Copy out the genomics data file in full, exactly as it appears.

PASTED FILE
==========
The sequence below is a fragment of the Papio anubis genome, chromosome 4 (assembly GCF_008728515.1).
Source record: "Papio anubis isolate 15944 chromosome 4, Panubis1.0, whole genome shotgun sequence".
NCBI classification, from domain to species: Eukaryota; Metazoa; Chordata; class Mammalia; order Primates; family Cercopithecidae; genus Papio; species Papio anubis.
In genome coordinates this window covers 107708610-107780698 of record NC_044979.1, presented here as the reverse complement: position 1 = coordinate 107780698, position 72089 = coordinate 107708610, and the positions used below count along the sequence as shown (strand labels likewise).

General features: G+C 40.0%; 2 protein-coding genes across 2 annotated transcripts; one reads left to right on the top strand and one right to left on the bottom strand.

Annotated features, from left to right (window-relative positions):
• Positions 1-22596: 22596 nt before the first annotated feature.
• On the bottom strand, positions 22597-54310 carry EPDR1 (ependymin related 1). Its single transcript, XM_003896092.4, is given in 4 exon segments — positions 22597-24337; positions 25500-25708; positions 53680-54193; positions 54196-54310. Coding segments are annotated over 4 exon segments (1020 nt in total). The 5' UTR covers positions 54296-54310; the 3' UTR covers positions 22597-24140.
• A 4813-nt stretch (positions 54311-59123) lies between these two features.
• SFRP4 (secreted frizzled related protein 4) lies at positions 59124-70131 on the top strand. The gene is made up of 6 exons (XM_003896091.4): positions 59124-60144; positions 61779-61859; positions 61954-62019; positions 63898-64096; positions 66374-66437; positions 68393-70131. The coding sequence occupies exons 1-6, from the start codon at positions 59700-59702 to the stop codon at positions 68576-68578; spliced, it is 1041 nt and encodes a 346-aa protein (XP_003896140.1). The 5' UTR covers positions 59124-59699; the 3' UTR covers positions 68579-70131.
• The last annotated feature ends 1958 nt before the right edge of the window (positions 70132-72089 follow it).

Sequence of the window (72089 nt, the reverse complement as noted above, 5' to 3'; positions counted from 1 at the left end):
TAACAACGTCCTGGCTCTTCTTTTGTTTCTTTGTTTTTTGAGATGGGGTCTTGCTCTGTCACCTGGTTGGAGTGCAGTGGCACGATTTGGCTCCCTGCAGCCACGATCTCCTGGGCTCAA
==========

The sequence below is a fragment of the Papio anubis genome, chromosome 4 (assembly GCF_008728515.1).
Source record: "Papio anubis isolate 15944 chromosome 4, Panubis1.0, whole genome shotgun sequence".
NCBI classification, from domain to species: Eukaryota; Metazoa; Chordata; class Mammalia; order Primates; family Cercopithecidae; genus Papio; species Papio anubis.
In genome coordinates this window covers 107708610-107780698 of record NC_044979.1, presented here as the reverse complement: position 1 = coordinate 107780698, position 72089 = coordinate 107708610, and the positions used below count along the sequence as shown (strand labels likewise).

General features: G+C 40.0%; 2 protein-coding genes across 2 annotated transcripts; one reads left to right on the top strand and one right to left on the bottom strand.

Annotated features, from left to right (window-relative positions):
• Positions 1-22596: 22596 nt before the first annotated feature.
• On the bottom strand, positions 22597-54310 carry EPDR1 (ependymin related 1). Its single transcript, XM_003896092.4, is given in 4 exon segments — positions 22597-24337; positions 25500-25708; positions 53680-54193; positions 54196-54310. Coding segments are annotated over 4 exon segments (1020 nt in total). The 5' UTR covers positions 54296-54310; the 3' UTR covers positions 22597-24140.
• A 4813-nt stretch (positions 54311-59123) lies between these two features.
• SFRP4 (secreted frizzled related protein 4) lies at positions 59124-70131 on the top strand. The gene is made up of 6 exons (XM_003896091.4): positions 59124-60144; positions 61779-61859; positions 61954-62019; positions 63898-64096; positions 66374-66437; positions 68393-70131. The coding sequence occupies exons 1-6, from the start codon at positions 59700-59702 to the stop codon at positions 68576-68578; spliced, it is 1041 nt and encodes a 346-aa protein (XP_003896140.1). The 5' UTR covers positions 59124-59699; the 3' UTR covers positions 68579-70131.
• The last annotated feature ends 1958 nt before the right edge of the window (positions 70132-72089 follow it).

Sequence of the window (72089 nt, the reverse complement as noted above, 5' to 3'; positions counted from 1 at the left end):
TAACAACGTCCTGGCTCTTCTTTTGTTTCTTTGTTTTTTGAGATGGGGTCTTGCTCTGTCACCTGGTTGGAGTGCAGTGGCACGATTTGGCTCCCTGCAGCCACGATCTCCTGGGCTCAA